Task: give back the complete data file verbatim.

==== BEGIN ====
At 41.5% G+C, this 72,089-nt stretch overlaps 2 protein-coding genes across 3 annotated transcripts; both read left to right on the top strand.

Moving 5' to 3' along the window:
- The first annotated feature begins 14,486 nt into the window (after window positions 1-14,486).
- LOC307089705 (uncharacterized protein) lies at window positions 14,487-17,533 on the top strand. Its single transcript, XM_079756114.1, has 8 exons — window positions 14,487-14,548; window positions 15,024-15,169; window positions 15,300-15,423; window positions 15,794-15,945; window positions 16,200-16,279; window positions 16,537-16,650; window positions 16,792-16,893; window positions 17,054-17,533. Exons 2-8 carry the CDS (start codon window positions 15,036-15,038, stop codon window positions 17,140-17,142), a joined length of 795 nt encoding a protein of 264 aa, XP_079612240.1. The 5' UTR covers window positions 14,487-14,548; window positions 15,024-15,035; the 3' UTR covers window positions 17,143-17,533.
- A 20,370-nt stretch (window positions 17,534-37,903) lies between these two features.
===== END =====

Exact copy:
At 41.5% G+C, this 72,089-nt stretch overlaps 2 protein-coding genes across 3 annotated transcripts; both read left to right on the top strand.

Moving 5' to 3' along the window:
- The first annotated feature begins 14,486 nt into the window (after window positions 1-14,486).
- LOC307089705 (uncharacterized protein) lies at window positions 14,487-17,533 on the top strand. Its single transcript, XM_079756114.1, has 8 exons — window positions 14,487-14,548; window positions 15,024-15,169; window positions 15,300-15,423; window positions 15,794-15,945; window positions 16,200-16,279; window positions 16,537-16,650; window positions 16,792-16,893; window positions 17,054-17,533. Exons 2-8 carry the CDS (start codon window positions 15,036-15,038, stop codon window positions 17,140-17,142), a joined length of 795 nt encoding a protein of 264 aa, XP_079612240.1. The 5' UTR covers window positions 14,487-14,548; window positions 15,024-15,035; the 3' UTR covers window positions 17,143-17,533.
- A 20,370-nt stretch (window positions 17,534-37,903) lies between these two features.